In trying to learn the origin of this recipe, specifically, why mixing molasses with coffee would characterize it as “Cajun”, I found out that there is a distinction between Creole and Cajun cooking. From Ochef:
In broad terms, Creole cooking is city cooking, based on French traditions, but with influences from Spain, Africa, Germany, Italy, the West Indies, etc. Cajun cooking is peasant food, the cooking the Acadians (later Cajuns) developed as they learned to live in the south Louisiana swamps. Creole food is more refined and subtler. Cajun food is pungent and more highly spiced.
And who are the Cajuns? Cajuns are an ethnic group mainly living in Louisiana, consisting of the descendants of Acadian exiles (French-speaking settlers from Acadia in what are now the maritime provinces of Canada – New Brunswick, Nova Scotia, or Prince Edward Island).
Nice trivia but I still don’t know why this coffee recipe is characterized as Cajun. What matters anyway is that Cajun coffee is delicious. Another website says that for a real Cajun taste, use a chicory-blend coffee. Well, I don’t know were to get chicory-blend coffee so I used my trusty Arabica grind. Will instant coffee work? Oh, I don’t know. And, of course, molasses or sugar cane juice, a by-product of sugar processing.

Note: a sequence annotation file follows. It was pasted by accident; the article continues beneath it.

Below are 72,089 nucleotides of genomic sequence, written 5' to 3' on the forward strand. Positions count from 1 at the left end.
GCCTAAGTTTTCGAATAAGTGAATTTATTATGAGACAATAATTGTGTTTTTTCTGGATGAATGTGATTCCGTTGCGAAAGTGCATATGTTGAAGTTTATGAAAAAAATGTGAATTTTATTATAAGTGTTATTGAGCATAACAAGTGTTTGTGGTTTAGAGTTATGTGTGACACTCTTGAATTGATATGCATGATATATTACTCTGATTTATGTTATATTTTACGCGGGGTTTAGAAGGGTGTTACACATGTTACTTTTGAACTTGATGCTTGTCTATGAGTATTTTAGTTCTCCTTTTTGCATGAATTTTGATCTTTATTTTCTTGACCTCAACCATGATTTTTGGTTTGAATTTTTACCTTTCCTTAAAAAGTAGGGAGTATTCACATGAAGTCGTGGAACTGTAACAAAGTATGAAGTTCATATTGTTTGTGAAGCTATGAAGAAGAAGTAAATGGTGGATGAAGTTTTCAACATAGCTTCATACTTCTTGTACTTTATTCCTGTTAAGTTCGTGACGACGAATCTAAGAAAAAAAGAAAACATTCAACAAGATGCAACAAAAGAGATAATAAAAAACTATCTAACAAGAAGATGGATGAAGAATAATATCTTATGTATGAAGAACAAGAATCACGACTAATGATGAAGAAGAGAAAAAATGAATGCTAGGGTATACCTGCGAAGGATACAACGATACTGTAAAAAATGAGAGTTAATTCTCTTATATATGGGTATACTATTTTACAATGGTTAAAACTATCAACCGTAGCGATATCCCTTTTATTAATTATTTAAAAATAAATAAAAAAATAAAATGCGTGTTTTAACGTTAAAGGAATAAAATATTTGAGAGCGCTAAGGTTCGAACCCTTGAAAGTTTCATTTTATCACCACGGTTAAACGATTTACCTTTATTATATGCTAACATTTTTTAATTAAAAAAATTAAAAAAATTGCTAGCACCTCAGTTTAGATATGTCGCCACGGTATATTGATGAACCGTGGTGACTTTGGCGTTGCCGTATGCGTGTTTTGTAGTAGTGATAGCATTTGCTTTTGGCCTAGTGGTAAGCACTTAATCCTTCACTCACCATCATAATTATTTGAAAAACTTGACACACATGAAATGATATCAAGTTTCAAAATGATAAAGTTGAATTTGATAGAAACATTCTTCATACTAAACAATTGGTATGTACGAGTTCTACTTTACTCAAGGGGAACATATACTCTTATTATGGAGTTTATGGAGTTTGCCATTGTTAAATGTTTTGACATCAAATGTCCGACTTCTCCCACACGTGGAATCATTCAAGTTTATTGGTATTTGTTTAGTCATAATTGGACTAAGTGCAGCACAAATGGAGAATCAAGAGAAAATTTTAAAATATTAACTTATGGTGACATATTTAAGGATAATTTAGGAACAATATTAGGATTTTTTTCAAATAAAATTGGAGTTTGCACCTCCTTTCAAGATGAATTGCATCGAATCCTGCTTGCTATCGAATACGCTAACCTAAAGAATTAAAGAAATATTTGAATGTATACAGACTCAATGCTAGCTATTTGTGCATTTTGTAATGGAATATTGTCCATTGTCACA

Dark rum is recommended for making Cajun coffee but we only had light rum in the house so that was what I used. I have to warn you that not adding rum to Cajun coffee gives it a very strange and rather unpalatable taste.
To make Cajun coffee, well, you have to make your coffee first. Pour it in a pan, add two tbsps. of molasses per cup of coffee then heat, stirring, until the molasses is dissolved.
Pour 1 tbsp. of rum into a cup, fill up with coffee, top with whipped cream and serve.